Showing posts with label Many dental restraints for young patients are being phased out. Show all posts
Showing posts with label Many dental restraints for young patients are being phased out. Show all posts

Monday, August 29, 2011

Many dental restraints for young patients are being phased out

Many dental restraints for young patients are being phased out
BY KELLIE SCHMITT, Californian staff writer | Monday, Aug 29 2011 08:03 PM

Last Updated Monday, Aug 29 2011 08:53 PM

As critics of a local dentist who frequently restrains his young patients grew in size and strength Monday, experts said the practice of routinely using a so-called papoose board is being phased out.

The allegations against Dr. Edward Dove center on injuries such as slaps and scratches that reportedly occurred while the children were restrained with Velcro straps, under partial sedation, and while their parents were not allowed in the room.

A representative from Dove's office said staff had been instructed not to talk to the media, and Dove did not return a call Monday. In a prior interview, Dove, whose record is free of disciplinary action, denied allegations of slapping any patients, and said he offered good care to thousands of children.

Using a papoose board and keeping parents out of the operating room aren't necessarily problematic, but pediatric dentistry experts say children should not be injured in the restraining process.

"If the kid thrusts through the whole procedure and cries vociferously, they can come out of a procedure with their face red," said Dr. Ray Stewart, executive director of the California Society of Pediatric Dentistry. "But in terms of scrapes and scratches, no. It's a violation of ethics, and the law and it clearly crosses the line."


Last week, Bakersfield resident Chris Cook was angry about Dove's treatment during his child's tooth extraction. He launched a Facebook site titled "I Hate Dr. Dove of Bakersfield," which has grown to more than 400 members.

Before his 5-year-old's extraction, the child threw up some of his oral sedative, Cook said. During the procedure, which Cook was not permitted to watch, his son urinated on himself. Cook alleges that his child, who was restrained with the papoose board, was not numb, and should not have been operated on.

On that Facebook page, other parents have reported similar incidents involving Dove's care. Cook has created a document on that site listing 21 people who allege mistreatment, many of whom say they're planning to report the claims to the Dental Board of California. Some members posted pictures of facial scratches they say resulted from their child's visit to Dove.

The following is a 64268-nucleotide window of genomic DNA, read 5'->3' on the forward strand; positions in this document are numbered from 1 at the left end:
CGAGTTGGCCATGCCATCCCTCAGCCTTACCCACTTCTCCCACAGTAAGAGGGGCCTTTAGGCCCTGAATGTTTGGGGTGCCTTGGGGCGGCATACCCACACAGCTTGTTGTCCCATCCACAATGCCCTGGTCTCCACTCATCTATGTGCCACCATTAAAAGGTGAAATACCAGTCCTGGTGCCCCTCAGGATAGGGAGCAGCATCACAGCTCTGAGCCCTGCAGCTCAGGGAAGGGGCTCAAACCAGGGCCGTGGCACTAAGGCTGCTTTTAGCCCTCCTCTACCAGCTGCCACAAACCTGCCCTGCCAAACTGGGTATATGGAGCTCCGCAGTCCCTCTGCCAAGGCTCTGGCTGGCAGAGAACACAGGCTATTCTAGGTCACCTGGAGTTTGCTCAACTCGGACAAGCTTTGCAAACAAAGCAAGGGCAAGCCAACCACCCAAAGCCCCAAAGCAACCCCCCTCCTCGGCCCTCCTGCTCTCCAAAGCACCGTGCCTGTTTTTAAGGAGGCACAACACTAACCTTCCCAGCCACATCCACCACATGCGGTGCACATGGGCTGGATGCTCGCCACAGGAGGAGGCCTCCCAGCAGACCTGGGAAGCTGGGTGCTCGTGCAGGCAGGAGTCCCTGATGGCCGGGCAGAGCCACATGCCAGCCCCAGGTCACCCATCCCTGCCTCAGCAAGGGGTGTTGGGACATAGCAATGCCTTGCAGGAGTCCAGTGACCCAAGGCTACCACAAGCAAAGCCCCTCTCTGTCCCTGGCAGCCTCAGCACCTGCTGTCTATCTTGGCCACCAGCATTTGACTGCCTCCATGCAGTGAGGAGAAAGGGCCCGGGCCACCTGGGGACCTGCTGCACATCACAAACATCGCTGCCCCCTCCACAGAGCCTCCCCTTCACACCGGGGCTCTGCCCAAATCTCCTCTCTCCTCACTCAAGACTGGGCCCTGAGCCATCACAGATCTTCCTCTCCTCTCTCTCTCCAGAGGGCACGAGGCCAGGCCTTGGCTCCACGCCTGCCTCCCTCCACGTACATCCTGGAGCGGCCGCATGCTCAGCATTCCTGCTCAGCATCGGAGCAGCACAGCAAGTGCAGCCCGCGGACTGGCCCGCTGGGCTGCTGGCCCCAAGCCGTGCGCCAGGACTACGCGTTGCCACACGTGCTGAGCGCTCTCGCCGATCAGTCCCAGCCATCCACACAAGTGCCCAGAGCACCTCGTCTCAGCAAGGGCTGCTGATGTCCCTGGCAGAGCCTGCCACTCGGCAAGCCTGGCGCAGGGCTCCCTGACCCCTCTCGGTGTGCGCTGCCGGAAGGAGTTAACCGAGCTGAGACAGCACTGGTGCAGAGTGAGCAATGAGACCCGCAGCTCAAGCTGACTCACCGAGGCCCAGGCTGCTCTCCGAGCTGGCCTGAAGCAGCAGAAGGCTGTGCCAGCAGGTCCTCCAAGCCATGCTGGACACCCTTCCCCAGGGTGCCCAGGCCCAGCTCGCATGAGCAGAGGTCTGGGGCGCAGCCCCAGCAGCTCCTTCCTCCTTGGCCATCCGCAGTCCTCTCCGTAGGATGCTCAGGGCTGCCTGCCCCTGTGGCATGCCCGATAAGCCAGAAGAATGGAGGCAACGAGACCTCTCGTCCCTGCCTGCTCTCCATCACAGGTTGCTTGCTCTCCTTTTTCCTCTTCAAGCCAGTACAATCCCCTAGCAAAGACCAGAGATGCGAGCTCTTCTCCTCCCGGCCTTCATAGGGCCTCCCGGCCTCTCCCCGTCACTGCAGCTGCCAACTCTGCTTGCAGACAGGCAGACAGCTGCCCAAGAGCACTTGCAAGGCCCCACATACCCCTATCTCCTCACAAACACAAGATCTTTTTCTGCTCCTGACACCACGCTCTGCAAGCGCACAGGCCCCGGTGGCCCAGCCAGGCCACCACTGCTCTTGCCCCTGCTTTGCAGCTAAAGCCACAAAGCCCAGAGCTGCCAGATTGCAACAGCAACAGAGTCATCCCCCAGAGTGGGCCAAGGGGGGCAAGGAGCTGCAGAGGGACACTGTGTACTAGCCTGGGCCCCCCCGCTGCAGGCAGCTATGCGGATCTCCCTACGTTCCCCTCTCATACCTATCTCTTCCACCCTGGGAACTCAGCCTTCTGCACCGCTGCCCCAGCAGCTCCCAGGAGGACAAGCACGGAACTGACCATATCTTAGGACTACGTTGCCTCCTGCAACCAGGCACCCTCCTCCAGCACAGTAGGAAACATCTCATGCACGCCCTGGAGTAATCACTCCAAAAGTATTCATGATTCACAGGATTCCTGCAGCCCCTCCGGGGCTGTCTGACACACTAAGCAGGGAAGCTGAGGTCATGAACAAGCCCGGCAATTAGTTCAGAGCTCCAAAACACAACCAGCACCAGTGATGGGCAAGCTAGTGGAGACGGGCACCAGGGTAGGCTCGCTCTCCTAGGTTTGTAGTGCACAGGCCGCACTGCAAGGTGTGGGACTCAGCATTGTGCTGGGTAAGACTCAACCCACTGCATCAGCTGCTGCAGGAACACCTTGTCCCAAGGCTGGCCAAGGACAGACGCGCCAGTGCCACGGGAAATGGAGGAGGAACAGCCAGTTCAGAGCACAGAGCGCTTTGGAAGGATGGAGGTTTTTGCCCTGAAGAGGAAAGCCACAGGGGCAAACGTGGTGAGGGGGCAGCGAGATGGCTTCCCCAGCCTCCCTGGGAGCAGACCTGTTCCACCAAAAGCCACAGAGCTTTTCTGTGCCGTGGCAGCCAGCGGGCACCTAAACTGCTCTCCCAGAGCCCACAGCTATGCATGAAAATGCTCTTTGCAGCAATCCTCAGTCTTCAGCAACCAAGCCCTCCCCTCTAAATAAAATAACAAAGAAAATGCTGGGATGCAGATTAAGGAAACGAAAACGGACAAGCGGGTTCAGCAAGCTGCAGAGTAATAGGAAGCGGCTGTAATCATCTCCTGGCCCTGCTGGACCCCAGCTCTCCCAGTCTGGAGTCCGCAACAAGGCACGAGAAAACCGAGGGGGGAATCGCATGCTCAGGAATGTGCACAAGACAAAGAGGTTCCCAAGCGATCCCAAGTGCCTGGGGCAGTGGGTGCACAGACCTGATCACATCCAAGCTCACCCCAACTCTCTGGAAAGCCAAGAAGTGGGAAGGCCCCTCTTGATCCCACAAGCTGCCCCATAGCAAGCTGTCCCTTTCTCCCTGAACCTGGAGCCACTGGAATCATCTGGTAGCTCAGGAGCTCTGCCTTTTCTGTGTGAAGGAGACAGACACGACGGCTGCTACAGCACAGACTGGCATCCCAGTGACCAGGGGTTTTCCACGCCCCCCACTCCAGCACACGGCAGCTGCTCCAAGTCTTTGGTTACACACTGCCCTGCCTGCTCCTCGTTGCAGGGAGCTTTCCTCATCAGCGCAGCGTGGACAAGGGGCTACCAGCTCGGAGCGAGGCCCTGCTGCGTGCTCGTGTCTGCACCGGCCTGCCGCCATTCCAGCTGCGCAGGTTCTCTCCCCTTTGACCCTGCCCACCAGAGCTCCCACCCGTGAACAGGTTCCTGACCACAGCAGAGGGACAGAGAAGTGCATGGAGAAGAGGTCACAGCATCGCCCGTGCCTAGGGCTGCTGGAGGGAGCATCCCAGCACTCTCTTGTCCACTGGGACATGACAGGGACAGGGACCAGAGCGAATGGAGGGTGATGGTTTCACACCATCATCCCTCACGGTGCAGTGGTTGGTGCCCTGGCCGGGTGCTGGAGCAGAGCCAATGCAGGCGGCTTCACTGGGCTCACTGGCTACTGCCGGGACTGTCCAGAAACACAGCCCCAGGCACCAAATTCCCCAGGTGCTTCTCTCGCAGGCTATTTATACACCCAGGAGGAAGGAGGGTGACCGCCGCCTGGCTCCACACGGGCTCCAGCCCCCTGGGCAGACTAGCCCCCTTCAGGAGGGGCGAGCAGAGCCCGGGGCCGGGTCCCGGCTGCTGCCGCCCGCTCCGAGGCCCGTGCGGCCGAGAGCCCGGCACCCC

Cook, who said he's also "speechless and dumfounded" that Dove described his children's dental history to the media, organized a protest Monday in front of the dentist's Union Avenue office.

Protester Carol Webb said her daughter, then 3, needed dental work two years ago. Webb wasn't permitted in the back room but heard a "blood curdling scream." Her daughter left Dove's office hysterical, and said the dentist had "told her to hush and hit her," Webb recalled.

At the time, Webb said she called the local dental association, but wasn't aware she could report a complaint to the Dental Board of California -- something she's now planning to do.

"When I heard about this on the news, I turned to my mom and said, 'That's the dentist who hit her,'" she said. "The stories are all the same."


Restraints such as papoose boards are used to reduce or eliminate movement and protect the patient, dentist and staff from injury during dental treatment, according to the American Academy of Pediatric Dentistry. The academy's guidelines caution against using such stabilization on "patients who have experienced previous physical or psychological trauma" from the device, unless there are no alternatives.

The guidelines call for informed consent before using protective stabilization such as the papoose board. That's because of "the possible aversive nature of the technique."

Dove's office manager said last week that all patients sign a consent form before a papoose board is used.